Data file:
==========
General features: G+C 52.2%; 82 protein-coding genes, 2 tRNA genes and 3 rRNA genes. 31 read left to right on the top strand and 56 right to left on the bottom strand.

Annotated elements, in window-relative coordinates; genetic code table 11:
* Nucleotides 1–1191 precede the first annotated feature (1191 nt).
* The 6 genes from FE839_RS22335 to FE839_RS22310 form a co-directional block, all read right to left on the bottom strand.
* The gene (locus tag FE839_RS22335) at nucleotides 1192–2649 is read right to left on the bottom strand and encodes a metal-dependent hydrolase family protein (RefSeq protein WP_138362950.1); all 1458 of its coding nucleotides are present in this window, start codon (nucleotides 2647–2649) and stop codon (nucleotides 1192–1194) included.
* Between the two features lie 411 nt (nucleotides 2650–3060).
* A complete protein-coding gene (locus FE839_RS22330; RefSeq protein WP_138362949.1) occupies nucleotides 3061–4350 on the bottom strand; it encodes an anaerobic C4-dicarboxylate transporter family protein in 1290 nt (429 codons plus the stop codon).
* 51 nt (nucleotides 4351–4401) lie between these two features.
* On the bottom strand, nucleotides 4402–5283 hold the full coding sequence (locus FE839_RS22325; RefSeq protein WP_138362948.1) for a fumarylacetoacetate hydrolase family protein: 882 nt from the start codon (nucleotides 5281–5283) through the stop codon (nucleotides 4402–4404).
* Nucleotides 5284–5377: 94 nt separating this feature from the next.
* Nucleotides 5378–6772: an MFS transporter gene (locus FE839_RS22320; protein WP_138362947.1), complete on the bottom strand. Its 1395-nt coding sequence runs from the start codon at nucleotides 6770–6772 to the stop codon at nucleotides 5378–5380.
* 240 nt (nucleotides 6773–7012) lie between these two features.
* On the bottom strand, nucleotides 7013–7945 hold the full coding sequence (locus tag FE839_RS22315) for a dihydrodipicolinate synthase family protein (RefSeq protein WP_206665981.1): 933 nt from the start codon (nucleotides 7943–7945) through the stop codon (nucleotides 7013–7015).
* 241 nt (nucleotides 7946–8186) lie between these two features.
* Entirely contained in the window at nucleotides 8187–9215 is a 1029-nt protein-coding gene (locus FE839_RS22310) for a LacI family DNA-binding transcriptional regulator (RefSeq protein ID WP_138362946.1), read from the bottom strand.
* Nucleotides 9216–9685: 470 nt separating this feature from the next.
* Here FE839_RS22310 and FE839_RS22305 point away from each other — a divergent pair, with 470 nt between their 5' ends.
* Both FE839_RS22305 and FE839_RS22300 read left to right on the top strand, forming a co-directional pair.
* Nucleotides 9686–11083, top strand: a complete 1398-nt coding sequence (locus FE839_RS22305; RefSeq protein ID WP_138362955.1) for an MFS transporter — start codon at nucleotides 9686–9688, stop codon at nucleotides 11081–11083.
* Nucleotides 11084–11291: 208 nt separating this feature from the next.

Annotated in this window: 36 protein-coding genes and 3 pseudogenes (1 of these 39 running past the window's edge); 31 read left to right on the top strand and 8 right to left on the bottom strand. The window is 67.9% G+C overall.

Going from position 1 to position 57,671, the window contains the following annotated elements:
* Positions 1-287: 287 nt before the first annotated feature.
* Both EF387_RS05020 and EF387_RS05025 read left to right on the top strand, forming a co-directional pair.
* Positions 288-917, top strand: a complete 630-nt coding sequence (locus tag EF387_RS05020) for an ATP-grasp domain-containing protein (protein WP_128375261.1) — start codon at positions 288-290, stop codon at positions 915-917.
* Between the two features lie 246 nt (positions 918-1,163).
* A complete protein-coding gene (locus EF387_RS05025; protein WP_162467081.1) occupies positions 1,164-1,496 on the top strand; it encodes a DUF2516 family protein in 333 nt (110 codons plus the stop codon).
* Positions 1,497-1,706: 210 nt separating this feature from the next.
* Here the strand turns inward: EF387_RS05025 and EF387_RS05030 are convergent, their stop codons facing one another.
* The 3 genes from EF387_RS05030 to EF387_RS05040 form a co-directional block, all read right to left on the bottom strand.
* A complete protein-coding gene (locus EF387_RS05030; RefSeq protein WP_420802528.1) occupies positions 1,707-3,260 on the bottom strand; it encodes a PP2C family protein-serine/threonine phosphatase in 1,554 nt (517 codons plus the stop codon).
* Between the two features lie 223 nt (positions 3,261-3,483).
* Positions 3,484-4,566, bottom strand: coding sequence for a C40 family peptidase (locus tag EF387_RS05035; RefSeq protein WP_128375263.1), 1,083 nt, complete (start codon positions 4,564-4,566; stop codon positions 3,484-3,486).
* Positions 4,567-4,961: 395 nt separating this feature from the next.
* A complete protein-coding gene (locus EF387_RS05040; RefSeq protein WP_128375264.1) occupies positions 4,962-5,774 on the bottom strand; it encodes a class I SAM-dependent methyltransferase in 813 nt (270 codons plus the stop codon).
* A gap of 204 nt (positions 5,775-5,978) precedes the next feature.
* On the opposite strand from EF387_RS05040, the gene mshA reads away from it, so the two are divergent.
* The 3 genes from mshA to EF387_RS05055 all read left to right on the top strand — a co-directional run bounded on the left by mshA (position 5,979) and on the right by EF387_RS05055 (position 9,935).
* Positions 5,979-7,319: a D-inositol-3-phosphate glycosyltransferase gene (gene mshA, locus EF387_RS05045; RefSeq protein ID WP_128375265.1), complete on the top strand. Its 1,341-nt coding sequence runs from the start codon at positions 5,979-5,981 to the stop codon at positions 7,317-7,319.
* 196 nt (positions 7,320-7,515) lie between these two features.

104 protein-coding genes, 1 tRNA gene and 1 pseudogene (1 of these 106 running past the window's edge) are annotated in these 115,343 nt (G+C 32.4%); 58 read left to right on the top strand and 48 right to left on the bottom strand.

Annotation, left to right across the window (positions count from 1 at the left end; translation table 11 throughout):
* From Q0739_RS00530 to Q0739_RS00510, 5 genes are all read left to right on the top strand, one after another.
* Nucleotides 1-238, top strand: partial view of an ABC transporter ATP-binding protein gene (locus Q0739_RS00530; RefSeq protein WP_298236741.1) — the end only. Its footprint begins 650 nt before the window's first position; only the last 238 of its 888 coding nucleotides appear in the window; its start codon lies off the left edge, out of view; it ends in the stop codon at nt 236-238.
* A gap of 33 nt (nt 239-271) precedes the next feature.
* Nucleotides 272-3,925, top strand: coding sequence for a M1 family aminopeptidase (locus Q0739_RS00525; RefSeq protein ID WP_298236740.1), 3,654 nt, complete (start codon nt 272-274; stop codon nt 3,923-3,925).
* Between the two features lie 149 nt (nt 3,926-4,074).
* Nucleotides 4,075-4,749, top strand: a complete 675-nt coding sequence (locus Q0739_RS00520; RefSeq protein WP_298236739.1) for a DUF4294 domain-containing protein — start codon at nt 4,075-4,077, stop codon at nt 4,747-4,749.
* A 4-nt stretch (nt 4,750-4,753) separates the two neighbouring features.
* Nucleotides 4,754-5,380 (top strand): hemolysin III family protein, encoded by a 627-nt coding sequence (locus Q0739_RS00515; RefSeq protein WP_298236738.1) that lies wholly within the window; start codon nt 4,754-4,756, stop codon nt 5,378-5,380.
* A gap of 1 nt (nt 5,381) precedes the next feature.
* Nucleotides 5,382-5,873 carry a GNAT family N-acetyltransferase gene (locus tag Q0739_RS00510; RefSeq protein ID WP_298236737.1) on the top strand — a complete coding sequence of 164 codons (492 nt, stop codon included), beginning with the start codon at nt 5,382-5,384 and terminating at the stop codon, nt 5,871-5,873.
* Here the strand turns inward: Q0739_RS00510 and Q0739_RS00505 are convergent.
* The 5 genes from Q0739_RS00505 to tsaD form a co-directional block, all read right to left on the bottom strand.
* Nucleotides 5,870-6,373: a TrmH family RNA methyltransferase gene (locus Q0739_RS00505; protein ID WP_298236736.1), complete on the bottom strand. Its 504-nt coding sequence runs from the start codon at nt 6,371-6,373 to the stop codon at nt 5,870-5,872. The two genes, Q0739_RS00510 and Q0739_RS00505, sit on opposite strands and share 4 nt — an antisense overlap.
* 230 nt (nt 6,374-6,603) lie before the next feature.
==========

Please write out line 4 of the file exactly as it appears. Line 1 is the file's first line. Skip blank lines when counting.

* The 6 genes from FE839_RS22335 to FE839_RS22310 form a co-directional block, all read right to left on the bottom strand.